Michael Flynn is reportedly filing a motion to withdraw his guilty plea over prosecutors acting in bad faith.
Here’s what we know:
DAILY CALLER – Former national security adviser Michael Flynn filed a court motion Tuesday seeking to withdraw his guilty plea in a case that originated with the special counsel’s investigation.
Flynn’s legal team accused prosecutors of acting in “bad faith” and out of “vindictiveness” when they recommended in a court filing on Jan. 7 that Flynn receive up to six months in prison in his case.
Flynn pleaded guilty on Dec. 1, 2017 to making false statements during a Jan. 24, 2017 meeting with FBI agents regarding his interactions with Sergey Kislyak, who served at the time as Russia’s ambassador.
Prosecutors recommended in December 2018 that Flynn receive a sentence of probation with no jail time because of “substantial” assistance he provided the special counsel’s team. Flynn also gave interviews to prosecutors in Virginia who charged Flynn’s former business partner, Bijan Rafiekian, with acting as a foreign agent of Turkey.
Flynn appeared in federal court on Dec. 18, 2018 to receive his sentencing but pulled out of the hearing after Judge Emmet Sullivan indicated he might hand down a sentence that included jail time.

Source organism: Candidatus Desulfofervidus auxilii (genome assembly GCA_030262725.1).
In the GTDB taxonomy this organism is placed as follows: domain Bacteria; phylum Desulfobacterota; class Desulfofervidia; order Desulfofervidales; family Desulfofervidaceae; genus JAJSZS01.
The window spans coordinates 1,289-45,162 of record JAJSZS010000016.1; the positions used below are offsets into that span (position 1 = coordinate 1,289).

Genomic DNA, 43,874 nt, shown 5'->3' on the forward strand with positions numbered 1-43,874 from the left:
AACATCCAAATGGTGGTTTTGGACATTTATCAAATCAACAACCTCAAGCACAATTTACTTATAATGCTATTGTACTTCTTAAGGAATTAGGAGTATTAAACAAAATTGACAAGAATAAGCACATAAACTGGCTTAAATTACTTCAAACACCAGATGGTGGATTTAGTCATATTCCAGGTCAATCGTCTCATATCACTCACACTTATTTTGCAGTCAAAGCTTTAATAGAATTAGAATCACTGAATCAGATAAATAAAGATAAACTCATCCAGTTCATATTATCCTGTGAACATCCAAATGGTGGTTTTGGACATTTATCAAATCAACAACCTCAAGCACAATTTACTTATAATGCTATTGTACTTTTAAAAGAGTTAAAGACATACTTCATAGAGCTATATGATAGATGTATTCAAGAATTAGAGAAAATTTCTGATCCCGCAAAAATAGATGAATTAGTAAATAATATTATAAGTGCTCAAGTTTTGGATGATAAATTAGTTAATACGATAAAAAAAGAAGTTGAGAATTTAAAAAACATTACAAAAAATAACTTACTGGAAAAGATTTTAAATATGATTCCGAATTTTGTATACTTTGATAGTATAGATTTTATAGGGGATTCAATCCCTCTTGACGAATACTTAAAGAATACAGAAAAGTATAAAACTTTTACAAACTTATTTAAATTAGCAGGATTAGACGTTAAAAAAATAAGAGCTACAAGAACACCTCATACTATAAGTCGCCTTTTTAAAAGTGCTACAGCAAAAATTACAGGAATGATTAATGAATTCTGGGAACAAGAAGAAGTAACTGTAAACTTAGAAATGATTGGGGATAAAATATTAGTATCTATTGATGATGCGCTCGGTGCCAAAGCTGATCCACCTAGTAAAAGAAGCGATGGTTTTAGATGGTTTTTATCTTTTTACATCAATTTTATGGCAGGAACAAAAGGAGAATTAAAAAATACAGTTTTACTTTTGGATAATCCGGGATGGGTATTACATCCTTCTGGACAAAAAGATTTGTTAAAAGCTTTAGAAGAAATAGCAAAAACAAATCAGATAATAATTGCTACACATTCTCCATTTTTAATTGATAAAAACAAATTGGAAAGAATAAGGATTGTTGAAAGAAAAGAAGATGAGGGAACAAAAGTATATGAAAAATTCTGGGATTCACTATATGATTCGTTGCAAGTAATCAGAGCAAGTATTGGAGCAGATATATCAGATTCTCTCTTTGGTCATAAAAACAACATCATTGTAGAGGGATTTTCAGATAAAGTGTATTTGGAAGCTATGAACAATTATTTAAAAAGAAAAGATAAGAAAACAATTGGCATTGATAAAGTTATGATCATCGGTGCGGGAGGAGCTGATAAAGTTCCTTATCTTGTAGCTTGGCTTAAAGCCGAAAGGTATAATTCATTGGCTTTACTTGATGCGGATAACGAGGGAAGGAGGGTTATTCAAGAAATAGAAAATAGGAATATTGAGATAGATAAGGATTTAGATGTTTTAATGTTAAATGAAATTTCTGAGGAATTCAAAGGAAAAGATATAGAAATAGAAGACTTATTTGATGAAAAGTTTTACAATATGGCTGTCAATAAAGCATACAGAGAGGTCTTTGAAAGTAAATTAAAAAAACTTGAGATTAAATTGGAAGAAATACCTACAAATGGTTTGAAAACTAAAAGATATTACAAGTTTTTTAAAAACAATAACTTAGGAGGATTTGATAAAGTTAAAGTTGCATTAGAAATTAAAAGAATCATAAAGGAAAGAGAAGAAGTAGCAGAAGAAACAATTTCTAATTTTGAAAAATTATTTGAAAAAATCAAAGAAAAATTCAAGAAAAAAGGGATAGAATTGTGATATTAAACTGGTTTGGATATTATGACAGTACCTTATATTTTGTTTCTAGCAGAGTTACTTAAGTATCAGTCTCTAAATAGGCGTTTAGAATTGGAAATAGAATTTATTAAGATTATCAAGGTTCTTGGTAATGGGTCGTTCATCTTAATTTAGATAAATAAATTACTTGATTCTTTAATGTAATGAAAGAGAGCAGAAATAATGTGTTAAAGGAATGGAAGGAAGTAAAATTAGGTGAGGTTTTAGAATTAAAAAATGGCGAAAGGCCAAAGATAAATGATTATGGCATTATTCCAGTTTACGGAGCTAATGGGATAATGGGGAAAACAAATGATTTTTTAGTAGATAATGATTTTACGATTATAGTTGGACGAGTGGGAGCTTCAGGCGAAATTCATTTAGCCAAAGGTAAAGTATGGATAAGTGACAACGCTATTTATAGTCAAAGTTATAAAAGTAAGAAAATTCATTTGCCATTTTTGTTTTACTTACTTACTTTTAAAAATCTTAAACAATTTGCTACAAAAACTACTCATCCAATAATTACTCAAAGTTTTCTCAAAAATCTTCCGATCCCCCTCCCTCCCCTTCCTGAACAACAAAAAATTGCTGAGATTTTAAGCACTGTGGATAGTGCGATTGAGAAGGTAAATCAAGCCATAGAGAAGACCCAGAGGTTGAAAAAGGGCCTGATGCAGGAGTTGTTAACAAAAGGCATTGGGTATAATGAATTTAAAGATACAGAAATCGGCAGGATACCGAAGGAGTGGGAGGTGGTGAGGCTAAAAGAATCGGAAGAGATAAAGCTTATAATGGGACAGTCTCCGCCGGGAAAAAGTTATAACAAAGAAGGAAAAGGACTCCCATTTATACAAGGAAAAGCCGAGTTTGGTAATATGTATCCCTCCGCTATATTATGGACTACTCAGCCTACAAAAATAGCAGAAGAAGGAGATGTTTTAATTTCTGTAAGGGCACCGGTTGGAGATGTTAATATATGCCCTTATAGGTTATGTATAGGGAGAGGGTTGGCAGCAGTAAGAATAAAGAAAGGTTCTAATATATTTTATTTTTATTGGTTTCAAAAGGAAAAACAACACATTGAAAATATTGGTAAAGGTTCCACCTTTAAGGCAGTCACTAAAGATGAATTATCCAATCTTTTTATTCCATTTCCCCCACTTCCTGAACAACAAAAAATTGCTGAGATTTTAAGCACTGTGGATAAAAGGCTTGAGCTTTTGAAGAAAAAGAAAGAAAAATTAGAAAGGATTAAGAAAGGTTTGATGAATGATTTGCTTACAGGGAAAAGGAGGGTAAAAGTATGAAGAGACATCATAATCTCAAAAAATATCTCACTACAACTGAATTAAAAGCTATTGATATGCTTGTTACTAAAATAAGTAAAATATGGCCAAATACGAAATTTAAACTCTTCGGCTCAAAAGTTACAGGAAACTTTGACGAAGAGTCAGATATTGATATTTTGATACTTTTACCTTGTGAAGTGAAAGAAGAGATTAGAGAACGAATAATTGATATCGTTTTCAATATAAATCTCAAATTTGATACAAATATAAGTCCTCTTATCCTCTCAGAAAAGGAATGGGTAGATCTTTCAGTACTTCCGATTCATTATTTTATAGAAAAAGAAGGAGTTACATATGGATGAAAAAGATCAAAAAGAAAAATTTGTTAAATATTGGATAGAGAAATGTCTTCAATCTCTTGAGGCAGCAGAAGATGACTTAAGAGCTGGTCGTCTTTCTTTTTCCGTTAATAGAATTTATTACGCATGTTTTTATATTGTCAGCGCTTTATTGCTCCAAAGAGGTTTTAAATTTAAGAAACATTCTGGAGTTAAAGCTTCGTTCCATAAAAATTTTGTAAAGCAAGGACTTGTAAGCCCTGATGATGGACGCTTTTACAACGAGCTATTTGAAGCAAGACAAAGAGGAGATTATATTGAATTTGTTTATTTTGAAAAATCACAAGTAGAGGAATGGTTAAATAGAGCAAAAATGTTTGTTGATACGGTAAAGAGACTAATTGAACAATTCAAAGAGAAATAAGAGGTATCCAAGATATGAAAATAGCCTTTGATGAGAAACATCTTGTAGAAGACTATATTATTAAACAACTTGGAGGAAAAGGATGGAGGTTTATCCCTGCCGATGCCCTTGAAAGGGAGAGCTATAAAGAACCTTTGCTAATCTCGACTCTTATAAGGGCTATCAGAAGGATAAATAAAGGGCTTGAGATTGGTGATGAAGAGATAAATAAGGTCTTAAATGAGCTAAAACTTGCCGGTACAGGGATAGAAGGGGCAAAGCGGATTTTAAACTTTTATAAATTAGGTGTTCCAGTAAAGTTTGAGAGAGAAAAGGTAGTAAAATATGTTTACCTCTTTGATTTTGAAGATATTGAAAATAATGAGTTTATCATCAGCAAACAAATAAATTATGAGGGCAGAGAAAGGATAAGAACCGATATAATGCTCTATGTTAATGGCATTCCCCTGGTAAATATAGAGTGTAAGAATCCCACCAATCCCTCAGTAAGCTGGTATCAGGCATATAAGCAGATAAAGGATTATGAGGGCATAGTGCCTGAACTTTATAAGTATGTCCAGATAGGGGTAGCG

Much has changed in the year since Flynn backed out of the hearing. He hired a new legal team that has aggressively pressed the government for information that lawyers say has been withheld from Flynn.
Prosecutors said in their court filing last week that they were revising the sentencing recommendation because Flynn did not complete his cooperation in the Rafiekian case. They also accused Flynn of trying to “thwart” the government’s case.
“The prosecution has shown abject bad faith in pure retaliation against Mr. Flynn since he retained new counsel,” Flynn’s lawyers said in the court filing. “In pure spite, the government retaliated and sought to rescind its judicial admissions that Mr. Flynn was not a co-conspirator” of Rafiekian.
According to a DC reporter for Reuters, withdrawing a guilty plea, especially at the last moment, it’s not an easy thing to do:
Interestingly, Flynn's motion to withdraw his plea never mentions the legal standard for doing that. Under Fed. R. Crim. P. 11(d)(2)(A), he needs a "fair and just reason," which is a higher bar than it sounds. Withdrawals – especially last-minute ones – are "disfavored" in D.C.
— Brad Heath (@bradheath) January 15, 2020
If you want to read the full filing, you can do so below:
— Big Cases Bot (@big_cases) January 15, 2020